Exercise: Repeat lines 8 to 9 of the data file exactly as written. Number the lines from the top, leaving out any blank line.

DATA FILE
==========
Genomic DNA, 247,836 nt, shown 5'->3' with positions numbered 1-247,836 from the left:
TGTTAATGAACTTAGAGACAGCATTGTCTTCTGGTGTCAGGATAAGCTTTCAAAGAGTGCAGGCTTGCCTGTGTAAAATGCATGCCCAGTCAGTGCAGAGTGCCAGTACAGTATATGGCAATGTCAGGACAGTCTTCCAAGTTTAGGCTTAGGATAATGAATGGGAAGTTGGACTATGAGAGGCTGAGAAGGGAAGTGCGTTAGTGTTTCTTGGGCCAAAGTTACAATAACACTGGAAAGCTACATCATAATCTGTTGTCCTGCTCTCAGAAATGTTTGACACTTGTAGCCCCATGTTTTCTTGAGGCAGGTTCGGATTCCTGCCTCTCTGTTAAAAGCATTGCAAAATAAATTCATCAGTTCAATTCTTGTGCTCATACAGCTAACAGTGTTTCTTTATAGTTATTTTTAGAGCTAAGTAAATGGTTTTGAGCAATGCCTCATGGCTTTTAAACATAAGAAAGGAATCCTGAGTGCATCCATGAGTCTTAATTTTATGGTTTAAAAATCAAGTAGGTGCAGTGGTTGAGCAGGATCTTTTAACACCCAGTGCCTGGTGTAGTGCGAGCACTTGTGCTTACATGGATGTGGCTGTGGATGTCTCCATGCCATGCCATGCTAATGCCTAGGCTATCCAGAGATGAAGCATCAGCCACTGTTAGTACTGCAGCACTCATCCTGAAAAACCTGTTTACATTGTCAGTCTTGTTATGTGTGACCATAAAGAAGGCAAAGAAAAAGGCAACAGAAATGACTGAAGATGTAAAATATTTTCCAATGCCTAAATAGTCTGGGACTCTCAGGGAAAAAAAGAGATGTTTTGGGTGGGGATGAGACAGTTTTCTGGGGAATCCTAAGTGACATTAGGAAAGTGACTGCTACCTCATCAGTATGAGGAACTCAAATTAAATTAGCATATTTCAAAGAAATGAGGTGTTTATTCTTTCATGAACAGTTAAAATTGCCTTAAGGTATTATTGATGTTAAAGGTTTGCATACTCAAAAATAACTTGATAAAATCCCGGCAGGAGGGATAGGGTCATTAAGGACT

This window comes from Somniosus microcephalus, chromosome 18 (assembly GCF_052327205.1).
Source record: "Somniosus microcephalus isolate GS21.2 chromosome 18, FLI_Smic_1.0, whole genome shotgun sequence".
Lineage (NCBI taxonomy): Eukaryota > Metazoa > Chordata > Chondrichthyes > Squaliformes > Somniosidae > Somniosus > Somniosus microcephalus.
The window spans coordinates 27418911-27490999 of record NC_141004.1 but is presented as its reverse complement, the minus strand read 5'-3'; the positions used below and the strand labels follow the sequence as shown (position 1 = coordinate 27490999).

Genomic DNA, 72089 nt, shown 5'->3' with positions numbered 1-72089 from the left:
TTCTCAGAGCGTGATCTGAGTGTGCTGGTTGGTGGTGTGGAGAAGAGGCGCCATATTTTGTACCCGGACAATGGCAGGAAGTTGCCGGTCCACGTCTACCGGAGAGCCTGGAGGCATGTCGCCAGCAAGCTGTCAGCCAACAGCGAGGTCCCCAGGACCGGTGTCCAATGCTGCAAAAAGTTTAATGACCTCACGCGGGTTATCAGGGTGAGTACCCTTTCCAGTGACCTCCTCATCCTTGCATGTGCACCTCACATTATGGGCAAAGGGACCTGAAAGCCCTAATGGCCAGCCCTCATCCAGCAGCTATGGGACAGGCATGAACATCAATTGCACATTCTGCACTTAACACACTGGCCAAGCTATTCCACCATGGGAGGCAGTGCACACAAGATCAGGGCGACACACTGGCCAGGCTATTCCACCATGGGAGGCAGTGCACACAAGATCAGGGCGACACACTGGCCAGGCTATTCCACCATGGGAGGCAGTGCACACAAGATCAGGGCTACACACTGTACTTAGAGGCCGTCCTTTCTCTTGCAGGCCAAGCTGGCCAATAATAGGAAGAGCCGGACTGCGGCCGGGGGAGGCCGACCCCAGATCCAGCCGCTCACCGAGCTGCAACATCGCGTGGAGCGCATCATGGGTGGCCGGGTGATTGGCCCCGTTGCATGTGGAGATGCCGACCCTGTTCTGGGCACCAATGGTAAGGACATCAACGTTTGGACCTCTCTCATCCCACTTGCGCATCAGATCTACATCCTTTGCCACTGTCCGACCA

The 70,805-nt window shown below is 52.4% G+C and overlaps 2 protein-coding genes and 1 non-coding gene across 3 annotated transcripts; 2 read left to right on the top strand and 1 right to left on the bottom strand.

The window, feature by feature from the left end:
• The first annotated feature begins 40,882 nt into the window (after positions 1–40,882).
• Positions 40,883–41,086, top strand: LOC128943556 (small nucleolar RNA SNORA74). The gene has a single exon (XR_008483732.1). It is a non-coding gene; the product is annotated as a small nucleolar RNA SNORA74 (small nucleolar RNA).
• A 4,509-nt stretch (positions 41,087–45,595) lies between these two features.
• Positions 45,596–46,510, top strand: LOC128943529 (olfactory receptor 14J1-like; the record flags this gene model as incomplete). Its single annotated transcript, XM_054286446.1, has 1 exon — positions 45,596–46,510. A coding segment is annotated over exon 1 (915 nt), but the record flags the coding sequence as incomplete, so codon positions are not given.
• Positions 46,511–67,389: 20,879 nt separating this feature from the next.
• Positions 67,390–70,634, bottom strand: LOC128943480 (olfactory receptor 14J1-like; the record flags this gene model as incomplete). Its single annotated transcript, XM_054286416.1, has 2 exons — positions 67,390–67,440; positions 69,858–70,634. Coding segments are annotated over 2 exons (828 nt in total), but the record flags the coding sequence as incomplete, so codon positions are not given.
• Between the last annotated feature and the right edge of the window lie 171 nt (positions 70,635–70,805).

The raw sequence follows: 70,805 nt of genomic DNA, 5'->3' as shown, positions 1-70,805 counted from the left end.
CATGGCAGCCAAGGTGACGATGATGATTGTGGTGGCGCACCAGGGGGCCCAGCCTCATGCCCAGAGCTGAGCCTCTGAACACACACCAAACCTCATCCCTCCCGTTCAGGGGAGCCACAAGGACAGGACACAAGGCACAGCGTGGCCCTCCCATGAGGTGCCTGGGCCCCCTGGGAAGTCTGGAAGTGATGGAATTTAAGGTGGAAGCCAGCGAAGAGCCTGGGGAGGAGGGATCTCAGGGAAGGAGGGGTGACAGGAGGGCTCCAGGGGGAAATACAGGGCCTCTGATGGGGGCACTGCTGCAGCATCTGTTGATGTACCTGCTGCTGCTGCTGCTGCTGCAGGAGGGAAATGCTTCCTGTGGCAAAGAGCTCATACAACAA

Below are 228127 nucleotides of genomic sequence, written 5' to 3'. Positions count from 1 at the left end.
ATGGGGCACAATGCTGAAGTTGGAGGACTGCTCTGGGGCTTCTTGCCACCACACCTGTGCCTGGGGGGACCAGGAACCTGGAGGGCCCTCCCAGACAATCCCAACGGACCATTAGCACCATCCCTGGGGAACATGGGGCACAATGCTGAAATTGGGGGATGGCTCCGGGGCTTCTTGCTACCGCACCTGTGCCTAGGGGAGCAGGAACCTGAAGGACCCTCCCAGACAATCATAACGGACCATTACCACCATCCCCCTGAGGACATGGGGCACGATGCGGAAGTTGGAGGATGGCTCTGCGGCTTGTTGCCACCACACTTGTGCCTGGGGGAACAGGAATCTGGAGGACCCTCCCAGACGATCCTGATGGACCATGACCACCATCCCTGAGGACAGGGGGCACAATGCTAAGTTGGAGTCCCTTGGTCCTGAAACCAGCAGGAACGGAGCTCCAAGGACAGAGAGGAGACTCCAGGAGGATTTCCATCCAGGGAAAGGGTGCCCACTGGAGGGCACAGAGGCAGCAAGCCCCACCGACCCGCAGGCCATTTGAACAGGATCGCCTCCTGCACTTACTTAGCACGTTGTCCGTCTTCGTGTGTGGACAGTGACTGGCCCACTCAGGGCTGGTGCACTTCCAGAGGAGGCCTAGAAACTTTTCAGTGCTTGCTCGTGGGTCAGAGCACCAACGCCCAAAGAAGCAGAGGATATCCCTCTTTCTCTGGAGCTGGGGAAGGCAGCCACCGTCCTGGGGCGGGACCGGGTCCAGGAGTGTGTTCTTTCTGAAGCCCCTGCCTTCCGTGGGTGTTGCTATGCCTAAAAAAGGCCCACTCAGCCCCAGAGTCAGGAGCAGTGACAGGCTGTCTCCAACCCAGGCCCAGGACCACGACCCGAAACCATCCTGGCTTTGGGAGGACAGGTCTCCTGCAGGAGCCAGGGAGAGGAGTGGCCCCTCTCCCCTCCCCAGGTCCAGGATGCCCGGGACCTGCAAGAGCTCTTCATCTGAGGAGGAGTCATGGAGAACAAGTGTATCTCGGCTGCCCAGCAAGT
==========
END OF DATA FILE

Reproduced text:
TTCTCAGAGCGTGATCTGAGTGTGCTGGTTGGTGGTGTGGAGAAGAGGCGCCATATTTTGTACCCGGACAATGGCAGGAAGTTGCCGGTCCACGTCTACCGGAGAGCCTGGAGGCATGTCGCCAGCAAGCTGTCAGCCAACAGCGAGGTCCCCAGGACCGGTGTCCAATGCTGCAAAAAGTTTAATGACCTCACGCGGGTTATCAGGGTGAGTACCCTTTCCAGTGACCTCCTCATCCTTGCATGTGCACCTCACATTATGGGCAAAGGGACCTGAAAGCCCTAATGGCCAGCCCTCATCCAGCAGCTATGGGACAGGCATGAACATCAATTGCACATTCTGCACTTAACACACTGGCCAAGCTATTCCACCATGGGAGGCAGTGCACACAAGATCAGGGCGACACACTGGCCAGGCTATTCCACCATGGGAGGCAGTGCACACAAGATCAGGGCGACACACTGGCCAGGCTATTCCACCATGGGAGGCAGTGCACACAAGATCAGGGCTACACACTGTACTTAGAGGCCGTCCTTTCTCTTGCAGGCCAAGCTGGCCAATAATAGGAAGAGCCGGACTGCGGCCGGGGGAGGCCGACCCCAGATCCAGCCGCTCACCGAGCTGCAACATCGCGTGGAGCGCATCATGGGTGGCCGGGTGATTGGCCCCGTTGCATGTGGAGATGCCGACCCTGTTCTGGGCACCAATGGTAAGGACATCAACGTTTGGACCTCTCTCATCCCACTTGCGCATCAGATCTACATCCTTTGCCACTGTCCGACCA

The 70,805-nt window shown below is 52.4% G+C and overlaps 2 protein-coding genes and 1 non-coding gene across 3 annotated transcripts; 2 read left to right on the top strand and 1 right to left on the bottom strand.